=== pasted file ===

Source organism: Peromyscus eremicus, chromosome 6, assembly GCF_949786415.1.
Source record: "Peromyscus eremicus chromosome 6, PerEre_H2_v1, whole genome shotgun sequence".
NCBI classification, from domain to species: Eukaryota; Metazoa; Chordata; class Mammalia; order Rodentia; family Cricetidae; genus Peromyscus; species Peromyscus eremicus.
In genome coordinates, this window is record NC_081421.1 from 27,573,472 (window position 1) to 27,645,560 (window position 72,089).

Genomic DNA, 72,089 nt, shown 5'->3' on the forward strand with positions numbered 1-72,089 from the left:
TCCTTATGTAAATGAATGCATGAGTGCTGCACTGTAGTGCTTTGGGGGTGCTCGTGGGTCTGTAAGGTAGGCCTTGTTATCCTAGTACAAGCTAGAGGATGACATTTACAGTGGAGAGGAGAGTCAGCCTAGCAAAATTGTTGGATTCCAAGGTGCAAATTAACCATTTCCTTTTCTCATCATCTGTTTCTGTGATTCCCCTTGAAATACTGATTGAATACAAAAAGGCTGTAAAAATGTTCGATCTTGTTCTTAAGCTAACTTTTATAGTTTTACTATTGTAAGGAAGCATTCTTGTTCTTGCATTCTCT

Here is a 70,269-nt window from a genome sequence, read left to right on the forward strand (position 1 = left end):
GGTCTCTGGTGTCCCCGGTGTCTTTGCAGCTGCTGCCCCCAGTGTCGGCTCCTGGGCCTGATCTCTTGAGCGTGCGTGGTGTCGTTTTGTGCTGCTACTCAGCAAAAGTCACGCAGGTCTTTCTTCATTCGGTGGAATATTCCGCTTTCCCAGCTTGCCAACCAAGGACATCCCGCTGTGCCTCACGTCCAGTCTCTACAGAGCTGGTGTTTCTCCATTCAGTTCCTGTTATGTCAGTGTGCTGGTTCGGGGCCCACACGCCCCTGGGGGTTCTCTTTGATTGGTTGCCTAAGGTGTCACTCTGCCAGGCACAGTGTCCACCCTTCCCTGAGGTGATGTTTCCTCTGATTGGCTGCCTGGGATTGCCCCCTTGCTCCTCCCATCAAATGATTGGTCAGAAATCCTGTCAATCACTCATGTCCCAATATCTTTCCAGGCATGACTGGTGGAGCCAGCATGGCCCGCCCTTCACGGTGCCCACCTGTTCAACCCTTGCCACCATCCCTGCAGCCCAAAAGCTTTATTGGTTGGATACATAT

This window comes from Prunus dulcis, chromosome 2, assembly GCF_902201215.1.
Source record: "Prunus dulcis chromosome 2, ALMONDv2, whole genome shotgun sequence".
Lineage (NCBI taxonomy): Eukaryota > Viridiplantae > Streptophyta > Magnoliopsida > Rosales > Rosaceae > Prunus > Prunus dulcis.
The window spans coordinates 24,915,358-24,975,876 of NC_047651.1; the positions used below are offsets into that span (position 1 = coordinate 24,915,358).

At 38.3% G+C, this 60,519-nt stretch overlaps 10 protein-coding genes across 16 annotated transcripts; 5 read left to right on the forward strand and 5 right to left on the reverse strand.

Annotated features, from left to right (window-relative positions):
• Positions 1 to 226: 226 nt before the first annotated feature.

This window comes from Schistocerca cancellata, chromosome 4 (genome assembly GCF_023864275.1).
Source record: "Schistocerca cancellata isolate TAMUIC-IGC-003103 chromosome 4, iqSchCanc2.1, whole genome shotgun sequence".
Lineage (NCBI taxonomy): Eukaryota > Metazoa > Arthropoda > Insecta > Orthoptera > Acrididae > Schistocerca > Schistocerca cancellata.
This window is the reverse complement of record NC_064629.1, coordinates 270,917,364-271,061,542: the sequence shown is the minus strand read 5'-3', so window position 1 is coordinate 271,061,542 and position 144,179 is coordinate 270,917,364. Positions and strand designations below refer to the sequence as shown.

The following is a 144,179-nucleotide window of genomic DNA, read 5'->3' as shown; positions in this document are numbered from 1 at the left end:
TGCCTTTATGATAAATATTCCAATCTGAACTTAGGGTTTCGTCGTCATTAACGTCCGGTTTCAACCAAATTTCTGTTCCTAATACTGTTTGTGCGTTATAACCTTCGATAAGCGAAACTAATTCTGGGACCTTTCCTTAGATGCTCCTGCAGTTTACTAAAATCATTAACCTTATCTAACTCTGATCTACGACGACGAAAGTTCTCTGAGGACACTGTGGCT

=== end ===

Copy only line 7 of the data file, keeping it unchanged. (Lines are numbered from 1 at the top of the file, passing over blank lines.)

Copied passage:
Here is a 70,269-nt window from a genome sequence, read left to right on the forward strand (position 1 = left end):